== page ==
Located on the shore of Lake Lucerne and within sight of Mounts Pilatus and Rigi, Lucerne has plenty to offer besides just spectacular scenery.
Walking across a bridge may not sound like the first thing to do when you hit a town but the Chapel Bridge with its tower fortification from the 13 century, is the iconic landmark that is flocked to by every tourist who visits. It’s a gorgeous wooden structure across the Reuss River which flows into Lake Lucerne. Originally erected in 1333, this is the oldest covered bridge in Europe, though much of it was replaced after a fire in 1993. The inside features a whole series of beautiful paintings depicting events in Lucerne’s history. You just can’t return from Lucerne without at least one picture of its bridge. Okay, I have about fifty.
Lucerne is also famous for their swans. They glide majestically along the shores around and under the Chapel Bridge and are not timid at all. They will walk right up the shore for your petting and picture taking pleasure. While I had visions of the Ugly Duckling tale from my youth, the wife petted away. Yes, I have dozens of pictures.
The Lion of Lucerne
To be honest, I thought this would be an interesting sight but was not prepared for the sheer beauty of the thing. Located just a few short blocks away from the center of town this monument was designed by Bertel Thorvaldsen and carved into a former sandstone quarry by Lukas Ahorn in 1820-21. It is carved into the face of a cliff and is dedicated “To the loyalty and bravery of the Swiss.” Actually it is dedicated to “Helvetiorum Fidei ac Virtuti” but I didn’t think you would get that. The monument is a dying lion, impaled by a spear, covering a shield bearing the fleur-de-lis of the French monarchy, with another shield beside him bearing the coat of arms of Switzerland. This honors the 760 Swiss soldiers who died defending King Louis XVI in 1792 during the French revolution. It is tradition, for good luck, to toss a coin over your shoulder into the pond fronting the cliff. I’m not really sure why such a somber memorial would offer good luck but I tossed a few in just to be safe.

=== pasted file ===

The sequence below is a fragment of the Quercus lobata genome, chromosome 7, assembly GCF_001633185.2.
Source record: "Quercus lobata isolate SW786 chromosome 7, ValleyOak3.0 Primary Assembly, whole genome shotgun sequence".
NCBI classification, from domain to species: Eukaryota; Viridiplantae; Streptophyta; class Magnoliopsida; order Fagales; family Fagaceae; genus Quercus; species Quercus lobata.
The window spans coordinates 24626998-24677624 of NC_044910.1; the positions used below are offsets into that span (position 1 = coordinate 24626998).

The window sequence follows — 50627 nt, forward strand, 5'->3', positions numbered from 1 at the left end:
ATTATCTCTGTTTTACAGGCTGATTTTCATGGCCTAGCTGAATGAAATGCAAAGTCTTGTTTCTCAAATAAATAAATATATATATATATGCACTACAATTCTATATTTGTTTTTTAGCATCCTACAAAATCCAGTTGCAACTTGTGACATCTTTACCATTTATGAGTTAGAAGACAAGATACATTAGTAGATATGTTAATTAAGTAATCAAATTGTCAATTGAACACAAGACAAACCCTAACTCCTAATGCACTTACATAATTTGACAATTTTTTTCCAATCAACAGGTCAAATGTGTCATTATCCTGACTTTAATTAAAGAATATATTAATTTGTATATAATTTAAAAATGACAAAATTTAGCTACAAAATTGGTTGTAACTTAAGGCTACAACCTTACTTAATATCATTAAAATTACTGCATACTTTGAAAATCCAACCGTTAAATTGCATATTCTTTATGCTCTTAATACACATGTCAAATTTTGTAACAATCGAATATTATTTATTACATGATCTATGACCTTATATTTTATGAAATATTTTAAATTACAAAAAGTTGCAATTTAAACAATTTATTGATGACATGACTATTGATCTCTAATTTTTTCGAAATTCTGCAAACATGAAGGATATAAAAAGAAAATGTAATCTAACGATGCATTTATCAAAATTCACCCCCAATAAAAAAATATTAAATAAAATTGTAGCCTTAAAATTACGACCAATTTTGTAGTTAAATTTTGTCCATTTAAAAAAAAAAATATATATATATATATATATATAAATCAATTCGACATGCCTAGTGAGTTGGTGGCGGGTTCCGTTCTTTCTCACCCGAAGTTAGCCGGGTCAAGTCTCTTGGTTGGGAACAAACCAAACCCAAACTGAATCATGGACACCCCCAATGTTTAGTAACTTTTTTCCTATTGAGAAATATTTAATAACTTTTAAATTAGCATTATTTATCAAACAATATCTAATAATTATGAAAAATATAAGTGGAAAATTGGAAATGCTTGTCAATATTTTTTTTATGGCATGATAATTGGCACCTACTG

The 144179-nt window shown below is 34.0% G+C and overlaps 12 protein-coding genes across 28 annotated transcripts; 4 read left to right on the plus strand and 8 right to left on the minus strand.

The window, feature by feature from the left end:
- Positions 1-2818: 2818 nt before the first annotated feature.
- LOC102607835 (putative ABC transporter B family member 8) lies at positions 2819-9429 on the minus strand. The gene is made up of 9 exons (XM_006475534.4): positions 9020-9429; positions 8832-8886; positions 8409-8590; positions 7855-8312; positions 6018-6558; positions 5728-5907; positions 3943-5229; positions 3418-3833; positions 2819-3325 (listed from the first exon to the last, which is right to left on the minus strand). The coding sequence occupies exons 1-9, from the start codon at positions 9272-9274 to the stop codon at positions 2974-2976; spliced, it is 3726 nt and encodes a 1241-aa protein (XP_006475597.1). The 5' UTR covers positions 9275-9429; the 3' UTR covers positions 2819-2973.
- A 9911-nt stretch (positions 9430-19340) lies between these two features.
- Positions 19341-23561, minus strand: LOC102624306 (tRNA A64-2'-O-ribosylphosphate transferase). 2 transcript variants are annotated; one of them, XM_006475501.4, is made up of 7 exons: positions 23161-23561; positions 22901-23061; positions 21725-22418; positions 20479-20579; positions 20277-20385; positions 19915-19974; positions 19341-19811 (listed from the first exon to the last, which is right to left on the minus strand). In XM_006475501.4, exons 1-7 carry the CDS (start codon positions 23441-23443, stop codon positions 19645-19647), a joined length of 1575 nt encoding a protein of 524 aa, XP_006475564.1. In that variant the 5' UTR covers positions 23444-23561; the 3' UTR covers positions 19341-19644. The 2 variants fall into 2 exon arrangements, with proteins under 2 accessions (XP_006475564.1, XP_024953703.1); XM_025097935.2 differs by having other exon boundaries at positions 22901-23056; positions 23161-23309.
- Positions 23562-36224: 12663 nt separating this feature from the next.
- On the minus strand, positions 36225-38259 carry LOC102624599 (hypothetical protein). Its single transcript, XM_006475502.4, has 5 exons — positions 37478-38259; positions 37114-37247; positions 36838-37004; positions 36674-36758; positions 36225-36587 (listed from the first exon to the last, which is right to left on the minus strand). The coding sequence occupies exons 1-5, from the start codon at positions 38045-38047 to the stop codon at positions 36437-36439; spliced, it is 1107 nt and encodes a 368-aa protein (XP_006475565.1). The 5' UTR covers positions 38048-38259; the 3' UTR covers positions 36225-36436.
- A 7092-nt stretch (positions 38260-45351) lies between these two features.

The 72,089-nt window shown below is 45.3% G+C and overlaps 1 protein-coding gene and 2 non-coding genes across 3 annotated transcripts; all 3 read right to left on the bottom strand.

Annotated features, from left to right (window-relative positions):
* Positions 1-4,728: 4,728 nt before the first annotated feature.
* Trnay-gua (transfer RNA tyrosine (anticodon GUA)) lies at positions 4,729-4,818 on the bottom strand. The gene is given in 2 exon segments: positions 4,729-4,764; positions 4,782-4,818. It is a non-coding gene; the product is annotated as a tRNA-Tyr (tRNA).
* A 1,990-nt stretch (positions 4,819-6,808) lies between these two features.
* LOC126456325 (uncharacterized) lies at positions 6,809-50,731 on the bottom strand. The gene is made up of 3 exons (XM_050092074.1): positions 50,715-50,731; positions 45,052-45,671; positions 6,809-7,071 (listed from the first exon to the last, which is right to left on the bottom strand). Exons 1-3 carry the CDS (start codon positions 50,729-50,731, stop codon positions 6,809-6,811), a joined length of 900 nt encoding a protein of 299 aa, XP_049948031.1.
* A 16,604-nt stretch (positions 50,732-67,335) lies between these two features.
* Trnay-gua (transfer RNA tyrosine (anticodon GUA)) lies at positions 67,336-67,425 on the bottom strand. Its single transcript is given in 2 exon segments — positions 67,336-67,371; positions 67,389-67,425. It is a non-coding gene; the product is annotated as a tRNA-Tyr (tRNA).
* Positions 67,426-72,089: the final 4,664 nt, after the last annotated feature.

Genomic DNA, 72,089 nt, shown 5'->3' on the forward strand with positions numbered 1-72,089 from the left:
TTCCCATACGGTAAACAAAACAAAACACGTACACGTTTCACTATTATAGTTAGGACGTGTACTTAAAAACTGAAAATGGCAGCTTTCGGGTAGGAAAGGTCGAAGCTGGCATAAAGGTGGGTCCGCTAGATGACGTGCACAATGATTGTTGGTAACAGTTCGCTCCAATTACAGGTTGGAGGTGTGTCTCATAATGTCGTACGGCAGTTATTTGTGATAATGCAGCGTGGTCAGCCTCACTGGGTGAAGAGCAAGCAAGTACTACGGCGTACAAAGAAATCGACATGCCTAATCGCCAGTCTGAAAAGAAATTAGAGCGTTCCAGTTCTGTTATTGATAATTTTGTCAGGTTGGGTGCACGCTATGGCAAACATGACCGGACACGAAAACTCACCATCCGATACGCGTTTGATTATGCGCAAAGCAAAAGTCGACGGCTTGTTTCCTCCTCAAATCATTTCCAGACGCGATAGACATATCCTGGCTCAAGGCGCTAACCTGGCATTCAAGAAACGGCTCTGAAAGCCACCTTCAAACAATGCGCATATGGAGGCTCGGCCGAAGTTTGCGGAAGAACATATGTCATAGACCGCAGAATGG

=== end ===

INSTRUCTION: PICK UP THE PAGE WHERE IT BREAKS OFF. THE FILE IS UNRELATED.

Shop till you Drop
The old town area right off the bridge will afford many opportunities for shopping. Okay, maybe “Afford” isn’t the best word to use here but the quality is unmatched. If you’re looking for Clocks, watches, chocolate or Wenger Swiss Army knives, this is the place to be. We also saw some pretty amazing beer steins, but a four foot tall beer stein is a little hard to get into your carry-on for the trip home. The currency is the Franc, not the Euro, and your exchange rate is a little, though not too much higher. They charge a Value-added Tax to everything but if your purchase is high enough (usually more than 400 Francs) and you show your passport to confirm you’re not a local, most stores will refund that on checkout.
You head south, around the lake to Stans to get to what the locals call “The Friendliest Mountan.” There you board an open wooden carriage on a funicular rail line, slowly climbing up lush green meadows toward the peak. You half expect to hear yodeling and you probably will hear cowbells. At the mid- station you climb on board the shiny modern CabriO which is a modern double-decker, gondola type cabin with an open air top deck. The view up top is stunning as you arrive at the Rondorama revolving restaurant on the top of Stanserhorn. The view of Lake Lucerne, the surrounding peaks of the Alps and the villages lying all around will make you yodel as well. The conductors on both legs are just about the friendliest folks you’ll find anywhere, as everyone in this area is, making you want to return as soon as possible.
by Michael Ryan